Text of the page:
I recently tripped over a newish tool called “enfuse”, which is used to directly transform a bracketed series of exposures into an 8- or 16-bit image file, suitable for immediate display. No intermediate HDR file, no tone mapping, just sweet, sweet wide apparent dynamic range.
It is in beta right now, and the above link will get you to a downloadable win32 binary, and probably to source code for other OSes. It is a command line utility, which makes for a sleek workflow, but you don’t get visual feedback until it is done. Enfuse tends to result in realistic images, which may or may not be desirable (i.e., certain tonemap operators can really enhance the “drama” of a scene).
Some examples (clickable):
That is the exposure that my camera chose as “best”. It seems a little under exposed to me, but there it is.
I took 4 exposures on the underexposed side of the above and 3 on the overexposed side (why the asymmetry? A mistake). I combined them using both Photoshop and enfuse.
This one was assembled in Photoshop to an HDR, which was then tonemapped (via Photoshop) into a TIFF, and then saved in JPG.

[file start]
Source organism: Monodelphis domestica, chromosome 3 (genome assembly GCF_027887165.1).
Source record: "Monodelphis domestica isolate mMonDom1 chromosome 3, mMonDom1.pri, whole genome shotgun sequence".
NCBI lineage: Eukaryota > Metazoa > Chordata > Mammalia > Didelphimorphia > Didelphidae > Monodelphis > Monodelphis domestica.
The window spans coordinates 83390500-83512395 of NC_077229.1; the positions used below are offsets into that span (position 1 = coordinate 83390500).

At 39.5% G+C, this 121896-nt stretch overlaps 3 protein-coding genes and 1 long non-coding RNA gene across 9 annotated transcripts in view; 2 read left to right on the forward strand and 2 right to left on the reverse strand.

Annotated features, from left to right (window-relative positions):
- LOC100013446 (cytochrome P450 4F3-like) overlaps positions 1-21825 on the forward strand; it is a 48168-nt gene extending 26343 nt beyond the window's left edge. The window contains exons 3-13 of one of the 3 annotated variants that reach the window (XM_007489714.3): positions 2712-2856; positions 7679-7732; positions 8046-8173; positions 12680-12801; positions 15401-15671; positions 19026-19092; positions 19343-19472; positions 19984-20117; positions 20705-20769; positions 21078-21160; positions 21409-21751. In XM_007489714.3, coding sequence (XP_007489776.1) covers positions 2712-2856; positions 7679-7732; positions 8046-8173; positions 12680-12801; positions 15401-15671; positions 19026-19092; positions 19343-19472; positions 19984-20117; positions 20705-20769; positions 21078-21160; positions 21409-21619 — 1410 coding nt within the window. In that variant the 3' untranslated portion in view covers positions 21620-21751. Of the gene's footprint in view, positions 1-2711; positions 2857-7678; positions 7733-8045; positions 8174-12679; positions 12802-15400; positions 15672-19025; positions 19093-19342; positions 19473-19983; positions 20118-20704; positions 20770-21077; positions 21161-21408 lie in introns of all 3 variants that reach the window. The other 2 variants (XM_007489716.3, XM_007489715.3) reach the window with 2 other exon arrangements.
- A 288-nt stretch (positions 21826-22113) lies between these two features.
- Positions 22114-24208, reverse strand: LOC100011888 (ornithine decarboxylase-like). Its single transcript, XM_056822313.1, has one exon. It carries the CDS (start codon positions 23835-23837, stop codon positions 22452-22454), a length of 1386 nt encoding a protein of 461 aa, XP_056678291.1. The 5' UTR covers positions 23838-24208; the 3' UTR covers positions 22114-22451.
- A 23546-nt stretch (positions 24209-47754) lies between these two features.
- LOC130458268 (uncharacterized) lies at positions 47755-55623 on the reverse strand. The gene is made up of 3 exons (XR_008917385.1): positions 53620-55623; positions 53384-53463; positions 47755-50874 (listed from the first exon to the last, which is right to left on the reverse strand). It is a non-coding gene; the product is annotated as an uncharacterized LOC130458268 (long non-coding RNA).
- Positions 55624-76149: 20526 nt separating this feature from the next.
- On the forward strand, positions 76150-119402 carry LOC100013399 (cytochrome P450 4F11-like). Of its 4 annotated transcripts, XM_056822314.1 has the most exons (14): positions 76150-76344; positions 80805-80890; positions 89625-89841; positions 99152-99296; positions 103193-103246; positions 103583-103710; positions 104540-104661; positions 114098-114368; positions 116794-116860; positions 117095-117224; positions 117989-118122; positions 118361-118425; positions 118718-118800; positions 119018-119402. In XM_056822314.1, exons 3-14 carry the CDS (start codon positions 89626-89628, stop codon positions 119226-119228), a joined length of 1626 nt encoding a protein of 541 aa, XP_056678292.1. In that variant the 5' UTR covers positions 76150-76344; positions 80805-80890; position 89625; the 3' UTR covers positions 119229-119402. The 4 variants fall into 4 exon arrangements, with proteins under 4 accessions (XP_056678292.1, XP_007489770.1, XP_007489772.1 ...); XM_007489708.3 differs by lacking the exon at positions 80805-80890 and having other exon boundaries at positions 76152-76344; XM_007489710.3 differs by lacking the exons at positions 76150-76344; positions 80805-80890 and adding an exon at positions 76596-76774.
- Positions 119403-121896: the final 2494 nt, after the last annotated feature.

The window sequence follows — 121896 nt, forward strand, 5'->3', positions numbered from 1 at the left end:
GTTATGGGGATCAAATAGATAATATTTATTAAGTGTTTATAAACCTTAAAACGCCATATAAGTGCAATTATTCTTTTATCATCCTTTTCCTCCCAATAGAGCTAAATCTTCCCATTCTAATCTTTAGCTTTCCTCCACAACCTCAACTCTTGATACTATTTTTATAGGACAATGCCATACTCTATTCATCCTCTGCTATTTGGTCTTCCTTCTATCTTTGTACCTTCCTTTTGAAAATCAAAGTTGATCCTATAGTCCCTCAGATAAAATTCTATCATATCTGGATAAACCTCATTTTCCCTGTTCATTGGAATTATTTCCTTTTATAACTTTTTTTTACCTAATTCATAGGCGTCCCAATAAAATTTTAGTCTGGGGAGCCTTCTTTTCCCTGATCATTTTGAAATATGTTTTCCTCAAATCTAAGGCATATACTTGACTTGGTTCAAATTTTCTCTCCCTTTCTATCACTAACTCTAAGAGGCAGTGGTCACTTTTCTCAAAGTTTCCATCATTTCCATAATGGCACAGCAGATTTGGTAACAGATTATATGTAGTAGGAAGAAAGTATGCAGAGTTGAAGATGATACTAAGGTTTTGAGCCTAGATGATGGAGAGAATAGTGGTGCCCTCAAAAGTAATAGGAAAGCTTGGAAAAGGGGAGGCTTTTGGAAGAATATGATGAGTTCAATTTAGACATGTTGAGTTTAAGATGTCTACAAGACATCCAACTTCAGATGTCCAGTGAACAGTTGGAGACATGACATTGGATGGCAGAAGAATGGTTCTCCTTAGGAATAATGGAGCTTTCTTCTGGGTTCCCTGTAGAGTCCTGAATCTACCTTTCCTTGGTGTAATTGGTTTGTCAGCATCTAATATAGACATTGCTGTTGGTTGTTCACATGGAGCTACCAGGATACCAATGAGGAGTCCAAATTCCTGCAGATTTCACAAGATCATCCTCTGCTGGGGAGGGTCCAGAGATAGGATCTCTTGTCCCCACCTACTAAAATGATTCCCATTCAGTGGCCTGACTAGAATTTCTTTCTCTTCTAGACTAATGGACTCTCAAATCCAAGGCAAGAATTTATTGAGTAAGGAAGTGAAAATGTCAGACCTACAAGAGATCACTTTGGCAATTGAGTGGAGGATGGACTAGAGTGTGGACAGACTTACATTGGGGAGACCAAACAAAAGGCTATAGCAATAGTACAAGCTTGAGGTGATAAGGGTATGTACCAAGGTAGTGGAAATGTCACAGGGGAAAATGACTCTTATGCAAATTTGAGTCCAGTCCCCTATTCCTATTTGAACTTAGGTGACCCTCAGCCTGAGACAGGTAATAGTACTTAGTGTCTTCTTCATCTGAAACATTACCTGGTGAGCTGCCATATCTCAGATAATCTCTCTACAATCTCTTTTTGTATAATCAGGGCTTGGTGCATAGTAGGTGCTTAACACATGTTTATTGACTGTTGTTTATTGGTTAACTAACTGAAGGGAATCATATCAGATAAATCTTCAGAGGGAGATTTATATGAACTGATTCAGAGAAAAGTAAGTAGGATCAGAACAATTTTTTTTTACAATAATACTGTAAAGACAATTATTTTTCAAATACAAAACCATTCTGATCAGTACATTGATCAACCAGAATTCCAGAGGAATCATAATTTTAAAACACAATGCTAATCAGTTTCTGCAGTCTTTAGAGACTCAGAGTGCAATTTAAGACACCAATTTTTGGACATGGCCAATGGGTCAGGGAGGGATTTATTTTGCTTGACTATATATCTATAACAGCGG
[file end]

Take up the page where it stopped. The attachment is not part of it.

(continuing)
Due to an already-reported bug in enfuse, I used seven exposures, -3 ev to +3 ev (in 1 ev increments). Soon, one should be able to use as many exposures as desired.
The differences between the tonemapped and “fused” images are subjective and I think I slightly prefer the tonemapped one, but it is nice to have another bolt in the quarrel.
I like the first picture, the non-HDR straight out-of-camera exposure the best. I think it represents best what it would look like to your eye, and the HDR versions don’t preserve local contrast (which is where the “punch” of an image lies) well enough. If anything there could be a bit more detail in the highlights (the bridge supports), but that’s it. There’s not really enough dynamic range in the scene to warrant HDR treatment IMHO.